Issuing Final Payments in the Workplace

April 24, 2013

By Wade W. Herring II

Originally published by SHRM in HR Topics and Strategy. Used by Permission.

HR professionals must execute many tasks when employees leave the company by choice or are terminated. One of the most important items to get right is final payments to departing employees.

Be Big in Small Things

Some companies dock final paychecks for excess sick days, uniform violations or other inexpensive missing property. The late Malcolm Maclean, former mayor of Savannah and accomplished attorney, advised his clients and colleagues, “Be big in small things.” A company is best served if it avoids a penny-wise and pound-foolish reckoning with the departing employee.

When an employee leaves, the process should be as amicable as possible under the circumstances, and always professional. Good employees should depart on a positive note, since former workers serve as ambassadors for your organization and your brand. Satisfied “alumni” will continue to be friends with and referral sources for their ex-employers.

Even when an involuntary departure is triggered by a rule violation or performance problem, err on the side of graciousness and generosity. The goal is to minimize the risk of legal liability, not to provide the departing individual with another reason to file an administrative claim or lawsuit.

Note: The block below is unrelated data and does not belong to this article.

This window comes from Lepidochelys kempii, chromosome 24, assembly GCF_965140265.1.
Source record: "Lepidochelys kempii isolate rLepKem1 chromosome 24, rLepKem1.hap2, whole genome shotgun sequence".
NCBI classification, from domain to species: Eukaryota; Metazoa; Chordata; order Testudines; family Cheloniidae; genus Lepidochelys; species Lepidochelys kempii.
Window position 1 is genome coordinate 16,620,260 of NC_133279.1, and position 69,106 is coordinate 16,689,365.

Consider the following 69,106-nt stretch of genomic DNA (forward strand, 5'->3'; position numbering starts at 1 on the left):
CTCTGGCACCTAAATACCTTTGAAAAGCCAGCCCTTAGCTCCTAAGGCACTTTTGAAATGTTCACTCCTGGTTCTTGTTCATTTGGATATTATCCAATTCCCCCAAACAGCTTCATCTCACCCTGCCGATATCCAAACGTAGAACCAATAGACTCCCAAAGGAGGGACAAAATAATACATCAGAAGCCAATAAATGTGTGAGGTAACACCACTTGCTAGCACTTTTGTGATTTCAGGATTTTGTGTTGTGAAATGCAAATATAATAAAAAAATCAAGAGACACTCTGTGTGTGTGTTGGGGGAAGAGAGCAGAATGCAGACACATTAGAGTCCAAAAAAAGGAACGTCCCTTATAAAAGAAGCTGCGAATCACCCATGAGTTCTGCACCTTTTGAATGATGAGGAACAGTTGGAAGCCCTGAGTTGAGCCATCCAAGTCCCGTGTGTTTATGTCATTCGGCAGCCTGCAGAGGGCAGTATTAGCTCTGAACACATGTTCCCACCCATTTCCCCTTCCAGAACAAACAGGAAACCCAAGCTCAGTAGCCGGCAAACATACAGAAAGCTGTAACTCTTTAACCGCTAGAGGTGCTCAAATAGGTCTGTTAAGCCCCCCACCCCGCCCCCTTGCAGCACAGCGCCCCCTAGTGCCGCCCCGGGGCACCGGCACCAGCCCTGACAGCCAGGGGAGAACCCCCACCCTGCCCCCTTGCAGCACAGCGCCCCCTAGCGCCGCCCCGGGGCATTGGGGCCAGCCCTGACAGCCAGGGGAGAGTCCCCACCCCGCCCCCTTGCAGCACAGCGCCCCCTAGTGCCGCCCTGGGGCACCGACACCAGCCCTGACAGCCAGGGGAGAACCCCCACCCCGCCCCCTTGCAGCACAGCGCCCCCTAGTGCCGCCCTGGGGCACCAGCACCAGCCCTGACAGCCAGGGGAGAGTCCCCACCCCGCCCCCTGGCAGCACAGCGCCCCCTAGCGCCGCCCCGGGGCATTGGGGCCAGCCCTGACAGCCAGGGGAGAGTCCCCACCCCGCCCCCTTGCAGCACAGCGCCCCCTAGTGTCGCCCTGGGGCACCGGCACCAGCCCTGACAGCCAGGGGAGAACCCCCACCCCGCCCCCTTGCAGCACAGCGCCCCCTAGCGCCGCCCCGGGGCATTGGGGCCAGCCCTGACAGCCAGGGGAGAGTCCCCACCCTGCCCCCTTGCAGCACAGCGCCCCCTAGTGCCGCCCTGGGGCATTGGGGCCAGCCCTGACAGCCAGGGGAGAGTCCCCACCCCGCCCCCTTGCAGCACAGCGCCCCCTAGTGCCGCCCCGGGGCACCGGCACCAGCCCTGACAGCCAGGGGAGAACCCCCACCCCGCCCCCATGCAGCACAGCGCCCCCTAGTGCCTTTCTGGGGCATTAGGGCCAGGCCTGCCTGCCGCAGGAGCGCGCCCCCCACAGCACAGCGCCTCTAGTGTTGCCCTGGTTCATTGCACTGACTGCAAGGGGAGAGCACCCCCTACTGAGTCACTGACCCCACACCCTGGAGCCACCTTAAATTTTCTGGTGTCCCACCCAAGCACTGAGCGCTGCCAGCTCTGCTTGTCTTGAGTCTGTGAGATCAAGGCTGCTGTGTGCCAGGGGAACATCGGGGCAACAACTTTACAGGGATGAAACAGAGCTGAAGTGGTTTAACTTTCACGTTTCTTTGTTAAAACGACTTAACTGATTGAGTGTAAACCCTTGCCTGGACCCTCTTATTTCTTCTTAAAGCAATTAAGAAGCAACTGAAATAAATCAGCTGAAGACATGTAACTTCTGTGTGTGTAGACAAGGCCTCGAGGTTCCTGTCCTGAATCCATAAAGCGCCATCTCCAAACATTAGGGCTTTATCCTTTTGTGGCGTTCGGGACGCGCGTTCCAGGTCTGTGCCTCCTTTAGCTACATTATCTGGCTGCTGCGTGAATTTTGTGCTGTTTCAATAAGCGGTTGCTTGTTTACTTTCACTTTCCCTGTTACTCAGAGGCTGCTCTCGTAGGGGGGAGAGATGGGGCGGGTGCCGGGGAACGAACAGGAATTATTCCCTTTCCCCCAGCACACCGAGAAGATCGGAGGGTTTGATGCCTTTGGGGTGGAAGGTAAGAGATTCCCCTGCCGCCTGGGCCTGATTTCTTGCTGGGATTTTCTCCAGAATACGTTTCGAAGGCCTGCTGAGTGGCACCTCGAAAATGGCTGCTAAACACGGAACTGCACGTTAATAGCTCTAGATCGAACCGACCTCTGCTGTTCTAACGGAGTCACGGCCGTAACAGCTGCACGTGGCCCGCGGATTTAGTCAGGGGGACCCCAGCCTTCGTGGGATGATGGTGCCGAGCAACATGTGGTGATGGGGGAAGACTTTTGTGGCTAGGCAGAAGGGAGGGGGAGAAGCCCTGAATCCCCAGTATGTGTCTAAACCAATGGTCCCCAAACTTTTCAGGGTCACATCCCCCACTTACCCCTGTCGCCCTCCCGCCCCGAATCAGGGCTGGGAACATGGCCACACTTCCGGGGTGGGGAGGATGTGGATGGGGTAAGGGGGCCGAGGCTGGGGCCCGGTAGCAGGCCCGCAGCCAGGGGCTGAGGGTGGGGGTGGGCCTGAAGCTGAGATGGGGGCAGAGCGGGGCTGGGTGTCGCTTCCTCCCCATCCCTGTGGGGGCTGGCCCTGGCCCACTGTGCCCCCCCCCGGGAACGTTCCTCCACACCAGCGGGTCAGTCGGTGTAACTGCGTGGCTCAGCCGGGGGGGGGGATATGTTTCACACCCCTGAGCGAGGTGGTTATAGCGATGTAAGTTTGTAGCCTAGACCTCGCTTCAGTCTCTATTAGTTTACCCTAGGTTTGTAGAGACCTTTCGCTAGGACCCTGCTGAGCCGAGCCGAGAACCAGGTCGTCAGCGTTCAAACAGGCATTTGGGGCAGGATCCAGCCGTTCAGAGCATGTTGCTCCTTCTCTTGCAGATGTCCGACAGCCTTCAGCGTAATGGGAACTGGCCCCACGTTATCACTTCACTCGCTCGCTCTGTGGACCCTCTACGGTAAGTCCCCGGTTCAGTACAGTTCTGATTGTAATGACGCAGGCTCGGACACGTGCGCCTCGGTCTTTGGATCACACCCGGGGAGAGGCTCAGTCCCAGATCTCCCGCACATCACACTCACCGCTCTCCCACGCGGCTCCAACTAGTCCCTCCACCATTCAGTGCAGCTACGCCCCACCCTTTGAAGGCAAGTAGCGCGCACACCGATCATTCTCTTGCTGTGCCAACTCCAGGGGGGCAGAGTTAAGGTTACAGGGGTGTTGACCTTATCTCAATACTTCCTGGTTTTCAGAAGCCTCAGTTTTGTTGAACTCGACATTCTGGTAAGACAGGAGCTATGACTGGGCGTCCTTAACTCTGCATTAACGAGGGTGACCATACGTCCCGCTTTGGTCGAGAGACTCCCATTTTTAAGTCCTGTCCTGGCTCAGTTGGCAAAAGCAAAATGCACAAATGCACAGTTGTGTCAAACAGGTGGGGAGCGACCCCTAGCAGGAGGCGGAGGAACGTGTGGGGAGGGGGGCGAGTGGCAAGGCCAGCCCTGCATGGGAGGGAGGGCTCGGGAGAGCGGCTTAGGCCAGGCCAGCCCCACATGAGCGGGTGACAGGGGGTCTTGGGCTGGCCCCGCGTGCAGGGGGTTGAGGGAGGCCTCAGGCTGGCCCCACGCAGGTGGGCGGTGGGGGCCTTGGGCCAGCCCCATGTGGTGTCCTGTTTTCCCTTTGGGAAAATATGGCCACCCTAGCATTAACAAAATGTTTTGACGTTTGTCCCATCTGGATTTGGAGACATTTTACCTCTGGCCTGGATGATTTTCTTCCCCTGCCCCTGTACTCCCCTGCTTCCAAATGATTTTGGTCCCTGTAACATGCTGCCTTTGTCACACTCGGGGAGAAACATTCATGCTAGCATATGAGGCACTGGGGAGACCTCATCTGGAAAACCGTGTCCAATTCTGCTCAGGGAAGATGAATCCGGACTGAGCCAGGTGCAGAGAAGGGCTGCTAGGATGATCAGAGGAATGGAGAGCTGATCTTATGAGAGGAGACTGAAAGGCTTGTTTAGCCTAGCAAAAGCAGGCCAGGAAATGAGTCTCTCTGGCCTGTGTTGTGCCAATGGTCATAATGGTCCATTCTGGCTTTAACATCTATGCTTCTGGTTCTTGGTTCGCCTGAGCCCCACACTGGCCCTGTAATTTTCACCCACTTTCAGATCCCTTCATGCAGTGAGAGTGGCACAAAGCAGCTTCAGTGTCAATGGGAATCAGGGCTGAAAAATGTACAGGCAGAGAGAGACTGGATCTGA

Federal Law Governing Final Payments

The last paycheck should include compensation for all time worked. Best practices discourage extraordinary deductions from final paychecks, while the Fair Labor Standards Act (FLSA) prohibits such deductions from overtime pay. Additionally, nonexempt employees must be paid at least minimum wage for all regular hours worked.

Exempt employees’ final paycheck should not reflect extra deductions for discipline or property violations. If an employee’s last week is less than a full workweek, however, the FLSA allows organizations to prorate the final paycheck and cover only days worked.

Whether an employee is exempt or nonexempt, the FLSA does not require employers to immediately issue the final paycheck; rather, they may wait until the next regular payroll.

Importance of State Law

Usually, federal law pre-empts state law. Even so, with wage-hour law, when state law is more generous to employees, as a general rule, state law governs. Thus, some states require immediate payment. In California—one of the strictest states in the nation when it comes to final-payment rules—final checks must be given upon termination or within 72 hours if the worker resigned. If an employee has given more than 72 hours’ notice, the check must be presented immediately.

By contrast, employer-friendly states such as Georgia, Florida, Alabama and Mississippi have no laws regulating final payments when an individual is dismissed or quits. Accordingly, businesses in these states may wait until the next regular payroll after an employee’s separation to issue the final paycheck.

Violating state laws on final payments, even out of ignorance, can be costly for employers. In some states, if an employer fails to pay a departing worker within the legal time requirements, it may have to pay additional penalties and interest, along with any attorney fees and legal costs the employee incurred in seeking payment.

Vacation Time and Sick Pay

The FLSA does not determine whether unused vacation time or sick leave should be included in the final paycheck. Once again, state law governs.

In some states, including California, accrued paid time off is considered part of earned compensation and must be included in a last payment. In other states, such as Georgia, company policy governs.